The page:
May 7, 2018
It’s the point during every interview process that’s met with held breath and an inevitable sense of dread. No, we’re not talking about your background check and the possibility for uncovering those host of parking tickets from a few years back. When it comes to interview question induced stress, no topic quite induces as much anxiety as when it comes time to talk salary.
Whether it’s with a recruiter, hiring manager, or even our fellow co-workers, talking about your salary has a curious taboo quality in corporate America. In the interview room, however, it’s an inevitable part of factoring in a candidate’s qualifications and what they’ll cost the company’s bottom line should they be hired. Candidates should never broach the subject on their own, but do need to be prepared to address salary requirements as they will certainly be asked towards the closing stages of any interview process. With that in mind, keep reading for our guide on how to address the job interview question: “what are your salary requirements?”
Do Your Homework
Whether in the classroom or interview room, the best piece of advice given to candidates involves doing their homework on all aspects of the position they may be applying for. To prepare to answer the salary requirements question, start by researching the average salaries of the job title you may be after. There are numerous websites out there that provide laser beam focus on just this topic. Payscale.com, salary.com, and Simply Hired’ssalary tool are just a few of our favorite salary analyzers. Armed with this information you’ll be better equipped to provide salary numbers that fit industry norms for your role.
Tell the Truth
While certain states have recently outlawed specifically asking candidates to provide their current salary number, this isn’t true across the board. Unless you’re in one of the handful of exceptions, be prepared to be asked about your current salary as a benchmark for helping set reasonable expectations for a promotion or match.
Whatever you do, avoid the temptation to pad your numbers with your answer. Checking current salary is often one of the last items an employer will follow up on before making an offer. Feel free to include items such as retirement and bonus in your figures to the potential employer, but list them out as such. Also, if your previous company was underpaying you, feel free to add in details such as the compensation rate would below market value. Keep things on the up and up and avoid the unfortunate circumstance of your offer being rescinded based on a falsehood over salary numbers.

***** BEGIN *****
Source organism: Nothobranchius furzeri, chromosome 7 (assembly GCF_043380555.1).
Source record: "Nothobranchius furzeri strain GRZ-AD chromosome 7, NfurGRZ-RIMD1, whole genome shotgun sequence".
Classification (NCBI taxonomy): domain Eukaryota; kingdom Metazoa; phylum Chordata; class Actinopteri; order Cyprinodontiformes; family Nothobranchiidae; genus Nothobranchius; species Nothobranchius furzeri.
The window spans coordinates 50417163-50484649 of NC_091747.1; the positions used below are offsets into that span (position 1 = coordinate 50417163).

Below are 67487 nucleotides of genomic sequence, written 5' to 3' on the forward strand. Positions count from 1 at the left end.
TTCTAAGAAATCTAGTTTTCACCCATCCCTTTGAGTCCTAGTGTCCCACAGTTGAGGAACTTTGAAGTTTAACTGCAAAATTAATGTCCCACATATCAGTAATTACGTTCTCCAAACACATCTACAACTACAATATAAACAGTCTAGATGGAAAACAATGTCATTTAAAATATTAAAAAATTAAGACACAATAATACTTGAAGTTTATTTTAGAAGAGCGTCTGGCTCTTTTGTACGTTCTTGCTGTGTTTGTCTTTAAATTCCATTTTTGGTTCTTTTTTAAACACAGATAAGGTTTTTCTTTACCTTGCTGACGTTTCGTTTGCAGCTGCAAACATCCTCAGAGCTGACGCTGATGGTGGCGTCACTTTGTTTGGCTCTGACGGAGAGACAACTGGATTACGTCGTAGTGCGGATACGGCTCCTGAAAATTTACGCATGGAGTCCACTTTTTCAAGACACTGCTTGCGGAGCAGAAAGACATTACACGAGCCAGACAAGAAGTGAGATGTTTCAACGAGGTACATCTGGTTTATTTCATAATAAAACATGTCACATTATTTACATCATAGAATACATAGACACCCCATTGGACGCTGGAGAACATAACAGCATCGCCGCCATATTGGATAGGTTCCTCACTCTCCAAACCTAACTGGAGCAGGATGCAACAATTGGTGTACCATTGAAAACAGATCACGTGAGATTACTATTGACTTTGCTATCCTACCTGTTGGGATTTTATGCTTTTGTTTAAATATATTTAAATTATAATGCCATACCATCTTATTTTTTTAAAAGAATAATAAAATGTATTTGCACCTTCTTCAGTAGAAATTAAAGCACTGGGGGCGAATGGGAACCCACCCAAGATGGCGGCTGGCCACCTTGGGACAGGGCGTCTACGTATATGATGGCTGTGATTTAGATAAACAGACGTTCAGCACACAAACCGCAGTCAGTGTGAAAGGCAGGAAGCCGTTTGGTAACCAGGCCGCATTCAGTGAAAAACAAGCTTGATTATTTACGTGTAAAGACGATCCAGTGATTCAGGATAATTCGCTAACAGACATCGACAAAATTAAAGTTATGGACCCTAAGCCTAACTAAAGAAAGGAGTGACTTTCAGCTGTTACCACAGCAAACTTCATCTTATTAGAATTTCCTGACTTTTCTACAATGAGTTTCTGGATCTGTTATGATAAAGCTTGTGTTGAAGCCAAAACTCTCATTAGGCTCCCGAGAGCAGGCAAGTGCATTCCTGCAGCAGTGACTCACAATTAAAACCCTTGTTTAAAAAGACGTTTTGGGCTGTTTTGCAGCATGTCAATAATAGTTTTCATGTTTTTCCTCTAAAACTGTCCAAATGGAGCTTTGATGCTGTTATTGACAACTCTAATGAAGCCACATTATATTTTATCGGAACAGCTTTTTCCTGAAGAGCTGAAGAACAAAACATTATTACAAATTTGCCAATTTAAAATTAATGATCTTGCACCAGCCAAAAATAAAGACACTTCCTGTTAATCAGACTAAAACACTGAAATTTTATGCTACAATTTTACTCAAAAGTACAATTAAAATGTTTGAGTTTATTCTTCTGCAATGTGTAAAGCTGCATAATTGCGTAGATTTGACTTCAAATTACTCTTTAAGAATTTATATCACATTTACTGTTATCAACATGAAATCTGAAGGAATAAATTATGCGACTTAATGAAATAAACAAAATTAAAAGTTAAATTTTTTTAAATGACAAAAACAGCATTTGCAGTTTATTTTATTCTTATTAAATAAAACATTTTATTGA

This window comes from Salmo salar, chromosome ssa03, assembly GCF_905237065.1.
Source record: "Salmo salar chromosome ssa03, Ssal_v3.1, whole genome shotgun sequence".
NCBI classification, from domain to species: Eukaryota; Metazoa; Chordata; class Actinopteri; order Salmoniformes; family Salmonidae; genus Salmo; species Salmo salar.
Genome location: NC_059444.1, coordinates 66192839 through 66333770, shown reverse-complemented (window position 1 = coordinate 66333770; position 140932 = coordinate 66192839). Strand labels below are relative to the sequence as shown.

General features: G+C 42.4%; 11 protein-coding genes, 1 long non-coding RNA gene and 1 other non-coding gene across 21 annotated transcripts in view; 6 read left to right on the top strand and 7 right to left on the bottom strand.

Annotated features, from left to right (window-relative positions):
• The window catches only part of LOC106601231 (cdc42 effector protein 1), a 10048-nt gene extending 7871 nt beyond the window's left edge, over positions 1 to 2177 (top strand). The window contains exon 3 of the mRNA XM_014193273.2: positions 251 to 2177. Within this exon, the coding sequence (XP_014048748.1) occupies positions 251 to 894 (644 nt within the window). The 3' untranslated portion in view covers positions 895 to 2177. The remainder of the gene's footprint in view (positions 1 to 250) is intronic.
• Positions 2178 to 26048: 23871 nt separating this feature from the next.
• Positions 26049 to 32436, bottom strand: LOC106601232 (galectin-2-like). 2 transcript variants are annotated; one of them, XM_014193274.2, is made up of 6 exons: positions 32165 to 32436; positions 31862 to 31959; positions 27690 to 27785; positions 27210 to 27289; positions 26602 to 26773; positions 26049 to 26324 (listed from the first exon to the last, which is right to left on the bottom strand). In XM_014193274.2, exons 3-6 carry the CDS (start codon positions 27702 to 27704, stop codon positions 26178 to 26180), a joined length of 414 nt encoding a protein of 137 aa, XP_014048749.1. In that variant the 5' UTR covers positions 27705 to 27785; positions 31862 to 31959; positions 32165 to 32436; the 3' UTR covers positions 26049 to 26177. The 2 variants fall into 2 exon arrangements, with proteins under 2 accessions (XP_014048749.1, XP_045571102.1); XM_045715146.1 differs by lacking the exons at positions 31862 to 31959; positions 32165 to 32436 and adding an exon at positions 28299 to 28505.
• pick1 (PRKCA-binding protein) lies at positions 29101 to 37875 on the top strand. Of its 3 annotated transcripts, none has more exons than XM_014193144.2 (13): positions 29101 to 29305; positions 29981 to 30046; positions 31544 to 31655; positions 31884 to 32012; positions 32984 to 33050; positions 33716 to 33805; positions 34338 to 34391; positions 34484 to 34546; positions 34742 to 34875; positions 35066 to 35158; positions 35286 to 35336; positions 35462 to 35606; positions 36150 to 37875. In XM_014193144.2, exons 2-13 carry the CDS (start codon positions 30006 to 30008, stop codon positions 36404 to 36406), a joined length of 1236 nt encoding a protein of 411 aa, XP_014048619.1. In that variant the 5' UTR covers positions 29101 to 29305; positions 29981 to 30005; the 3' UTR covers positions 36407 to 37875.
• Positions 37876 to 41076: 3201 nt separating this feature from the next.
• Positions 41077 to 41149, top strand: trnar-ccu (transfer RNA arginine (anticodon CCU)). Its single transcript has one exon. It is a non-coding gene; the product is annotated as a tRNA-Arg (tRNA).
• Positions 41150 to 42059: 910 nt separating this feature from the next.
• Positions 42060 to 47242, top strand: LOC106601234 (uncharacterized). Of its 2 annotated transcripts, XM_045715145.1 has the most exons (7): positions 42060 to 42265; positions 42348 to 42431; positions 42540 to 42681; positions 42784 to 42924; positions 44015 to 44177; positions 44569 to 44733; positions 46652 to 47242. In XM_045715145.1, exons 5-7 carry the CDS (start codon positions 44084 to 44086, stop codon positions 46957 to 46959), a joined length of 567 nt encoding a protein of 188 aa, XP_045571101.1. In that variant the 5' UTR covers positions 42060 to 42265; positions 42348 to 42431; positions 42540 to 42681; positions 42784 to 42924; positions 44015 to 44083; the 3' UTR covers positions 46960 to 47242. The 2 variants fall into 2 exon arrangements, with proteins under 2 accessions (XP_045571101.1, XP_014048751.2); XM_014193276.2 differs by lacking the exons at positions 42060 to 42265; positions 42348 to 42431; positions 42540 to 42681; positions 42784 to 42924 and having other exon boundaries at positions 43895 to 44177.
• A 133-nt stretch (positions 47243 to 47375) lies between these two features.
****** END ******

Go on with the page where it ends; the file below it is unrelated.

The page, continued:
Don’t Sell Yourself Short
Sure, you may be excited about the opportunities a new position has to offer. You may even know that there were numerous qualified candidates and that the market is highly competitive. Unless you can see the upsides (financial or otherwise) however, avoid lowballing your salary number as an attempt to land the gig. Candidates who sell themselves short in the compensation game will often have less long-term satisfaction with their position. This can lead to feeling undervalued or appreciated and can create resentment which will affect performance or see you searching for a new job sooner than you’d prefer.
If you’re a strong candidate, ask the employer for what you feel you’re worth. Absent unusual circumstances such as a tangible opportunity for future advancement or other fulfillment in your professional life, don’t sell your salary expectation short. Even if you miss out on an opportunity or two, in the long run, you’ll find a better fit with someone who values your skills as much as you do.
Last but not least on our list of advice for answering the salary requirements question, if an employer comes back in a range that isn’t where you wanted to be, know that the initial number isn’t always set in stone. Instead of reluctantly turning the job down or accepting a salary that doesn’t make the bills, try asking if there is any room for improvement. If the conversation is respectful, employers will often be open to providing additional compensation.
The trick to any salary negotiation is to enter with caution and professionalism. Lay out your thought process for asking for additional wiggle room. If an increase in salary isn’t available, see if there are other compensation forms such as guaranteed bonuses, a sign on bonus, or guaranteed annual raise. If you’re a strong candidate, employers will often find the room to make your number work.
While there are many tactics out there for answering questions about salary requirements, remember that at the end of the day you need to be happy and fulfilled in your position or no money in the world will be enough to make up for your satisfaction. Keep negotiations and conversations about salary professional and reasonable, and use plenty of facts to back up your request. Follow the above guidance and you’ll be well on your way to acing the dreaded salary requirements question and moving on towards accepting that offer for a dream position.
Article Updated from the Original on May 7, 2018